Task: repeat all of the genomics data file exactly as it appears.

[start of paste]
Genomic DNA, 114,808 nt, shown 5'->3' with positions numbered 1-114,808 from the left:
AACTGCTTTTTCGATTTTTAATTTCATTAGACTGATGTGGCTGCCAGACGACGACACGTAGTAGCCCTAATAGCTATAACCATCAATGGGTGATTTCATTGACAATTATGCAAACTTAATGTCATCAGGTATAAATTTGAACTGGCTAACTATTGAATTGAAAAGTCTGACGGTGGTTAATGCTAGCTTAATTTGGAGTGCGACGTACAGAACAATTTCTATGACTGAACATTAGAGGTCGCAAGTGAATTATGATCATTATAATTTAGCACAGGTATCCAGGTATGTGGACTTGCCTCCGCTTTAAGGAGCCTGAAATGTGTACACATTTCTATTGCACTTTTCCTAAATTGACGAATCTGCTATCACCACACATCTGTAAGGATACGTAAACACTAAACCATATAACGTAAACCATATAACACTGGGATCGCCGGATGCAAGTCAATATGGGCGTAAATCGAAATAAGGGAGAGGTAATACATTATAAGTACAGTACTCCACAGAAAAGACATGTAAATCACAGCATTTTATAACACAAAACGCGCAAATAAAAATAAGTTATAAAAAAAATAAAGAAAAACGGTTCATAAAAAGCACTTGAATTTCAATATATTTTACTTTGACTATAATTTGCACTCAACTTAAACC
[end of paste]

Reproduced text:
Genomic DNA, 114,808 nt, shown 5'->3' with positions numbered 1-114,808 from the left:
AACTGCTTTTTCGATTTTTAATTTCATTAGACTGATGTGGCTGCCAGACGACGACACGTAGTAGCCCTAATAGCTATAACCATCAATGGGTGATTTCATTGACAATTATGCAAACTTAATGTCATCAGGTATAAATTTGAACTGGCTAACTATTGAATTGAAAAGTCTGACGGTGGTTAATGCTAGCTTAATTTGGAGTGCGACGTACAGAACAATTTCTATGACTGAACATTAGAGGTCGCAAGTGAATTATGATCATTATAATTTAGCACAGGTATCCAGGTATGTGGACTTGCCTCCGCTTTAAGGAGCCTGAAATGTGTACACATTTCTATTGCACTTTTCCTAAATTGACGAATCTGCTATCACCACACATCTGTAAGGATACGTAAACACTAAACCATATAACGTAAACCATATAACACTGGGATCGCCGGATGCAAGTCAATATGGGCGTAAATCGAAATAAGGGAGAGGTAATACATTATAAGTACAGTACTCCACAGAAAAGACATGTAAATCACAGCATTTTATAACACAAAACGCGCAAATAAAAATAAGTTATAAAAAAAATAAAGAAAAACGGTTCATAAAAAGCACTTGAATTTCAATATATTTTACTTTGACTATAATTTGCACTCAACTTAAACC